Soul Samurai: enough with the backstory already

Affair of Honour is presenting Soul Samurai at Studio 1398

Soul Samurai is vampire lesbian a-go-go—but it go-gos on too long. (Photo of Jackie T. Hanlin and Nathania Bernabe)

Before the show, a company member from Soul Samurai lets everybody know that there’s a crisis line that audience members can call if they find anything too upsetting. The script is so awful I very nearly dialed it up. And, in one significant way, this production makes things exponentially worse. But here’s the thing: there are also a number of stellar elements in this mounting.  

Watching Soul Samurai, which uses reams and reams of fight choreography in this interpretation, is a lot like entering a video game or a graphic novel: almost everything is violent, dark, and large. In a kind of dumb-show/ballet off the top, we watch vampires kill Dewdrop’s girlfriend Sally December. In revenge, Dewdrop and her sidekick Cert kill the head vampire, Boss 2K—but, foolishly, neglect to cut off his head. We only learn the characters’ names once they start speaking, of course. We also find out that we’re in a dystopian futuristic version of New York City in which gang lords known as shoguns run the boroughs.

But the basic story only takes four or five minutes to establish. By the intermission—an hour and fifteen minutes later—the plot has advanced not one jot. Nothing new happens. Qui Nguyen’s script only offers backstory, backstory, and more backstory. There’s no momentum.

So, in narrative terms, virtually all of Act 1 is a waste of time. And co-directors Nathania Bernabe and Mayumi Yoshida compound the problem. Remember the reams of fight choreography? Way too much. I’m sure the large cast is having fun, but there’s so much fighting that the plot treads water even longer than the script requires it to.

But…and it’s a big “but”, everybody in this company is clearly committed to this project so, on a number of levels, they do a solid—sometimes excellent—job of staging and performing it.

The players whip all sorts of weapons around—swords, nunchucks, chains, police batons—and they do it with dance-like precision. (Director Bernabe, who also plays Dewdrop, and Jackie T. Hanlin, who plays Sally, are the fight directors.) Folks backflip and one-handed cartwheel all over the place with an impressive level of athleticism and skill, and there are some inventive lifts. I’m a particular fan of the nunchuck drill team.

This production also does a slick job of integrating film and live performance. Nach Dudsdeemaytha directed the film clips and, as we visit Boss 2K before he became a bad guy, for instance, there’s a persuasive sense of realism about them. Chad Cuthbertson contributes an animated sequence in which Dewdrop and Sally meet and it’s fan-fucking-tastic—the innocence embedded in its colouration and sweet, simple style is as refreshing as a dip in a waterhole.

There are also a number of solid performances. Bernabe is always fully committed and credible as Dewdrop. In a persuasively understated performance, Hanlin makes Sally a seductively sexy butch. And Lou Ticzon, who plays Cert, is a talent to watch. In A Vancouver Guldasta earlier this season, Ticzon delivered a heartbreakingly contained performance, and he’s completely different here. In many ways, as written, Cert is a stereotypical Asian nerd, but Ticzon leans so far into the character that he discovers an endearing, surprising clown.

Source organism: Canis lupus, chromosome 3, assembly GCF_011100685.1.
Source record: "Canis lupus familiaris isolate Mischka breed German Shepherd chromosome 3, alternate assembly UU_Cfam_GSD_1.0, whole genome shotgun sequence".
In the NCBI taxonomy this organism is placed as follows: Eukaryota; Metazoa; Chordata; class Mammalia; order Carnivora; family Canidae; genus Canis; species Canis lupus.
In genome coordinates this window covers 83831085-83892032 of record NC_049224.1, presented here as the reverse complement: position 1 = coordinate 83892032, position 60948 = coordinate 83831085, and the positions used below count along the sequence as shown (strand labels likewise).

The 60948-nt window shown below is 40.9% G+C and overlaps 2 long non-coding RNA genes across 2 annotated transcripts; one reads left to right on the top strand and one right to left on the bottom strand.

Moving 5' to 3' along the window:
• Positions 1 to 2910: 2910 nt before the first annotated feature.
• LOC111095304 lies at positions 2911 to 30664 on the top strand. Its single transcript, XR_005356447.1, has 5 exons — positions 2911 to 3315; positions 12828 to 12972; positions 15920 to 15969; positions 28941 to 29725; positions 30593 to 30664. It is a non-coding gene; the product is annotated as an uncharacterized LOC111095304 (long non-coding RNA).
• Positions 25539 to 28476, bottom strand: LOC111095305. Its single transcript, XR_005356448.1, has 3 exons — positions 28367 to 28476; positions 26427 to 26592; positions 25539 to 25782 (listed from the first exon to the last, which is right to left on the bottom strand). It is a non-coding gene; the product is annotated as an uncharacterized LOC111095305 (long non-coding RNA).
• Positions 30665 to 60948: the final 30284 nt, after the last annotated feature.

So, as I said, there’s a lot to like; given the flaws in the script and the difficulties of staging such a stylized piece, Soul Samurai could have been much, much worse. But that doesn’t mean I’m recommending it. The successes in its execution mean that Soul Samurai‘s not unbearable to watch—at least at first—but the script is still bad and the production is still overstuffed. The announced start time was 8:00 and, on opening night, we didn’t get out of there until 10:45. An earlier version of this show played the 2017 Vancouver Fringe with a 100-minute running time, which sounds like a much better idea. In this year’s bloated iteration, I was so sick of the fights—even though I appreciated them at first—that, by the end of the evening, I could barely pay attention.

The producing company, Affair of Honour, is young and it’s exploring new territory: storytelling with an emphasis on martial arts. Good for them. But, in their next outing, I encourage Affair of Honour to remember its audience, which has not shown up to watch company members practice their skills; it has come to the theatre to be told a story.

SOUL SAMURAI By Qui Nguyen. Directed by Nathania Bernabe and Mayumi Yoshida. An Affair of Honour production at Studio 1398 on Friday, November 23.  Continues until December 2.Tickets.

 

NEVER MISS A REVIEW: To get links to my reviews plus the best of international theatre coverage, sign up  for FRESH SHEET, my free weekly e-newsletter.  

And, if you want to keep independent criticism alive in Vancouver, check out my Patreon page. Newspapers are dying and arts journalism is often the first thing they cut. Fight back!

About Colin Thomas

Colin Thomas is a Vancouver-based editor, an award-winning playwright, and an established theatre critic. Colin helps writers unlock the full potential of their novels, short stories, screenplays, and children's books.

Leave a Reply

Sign up—free!—

YEAH, THIS IS ANNOYING. But my theatre newsletter is fun!

Sign up and get curated international coverage + local reviews every Thursday!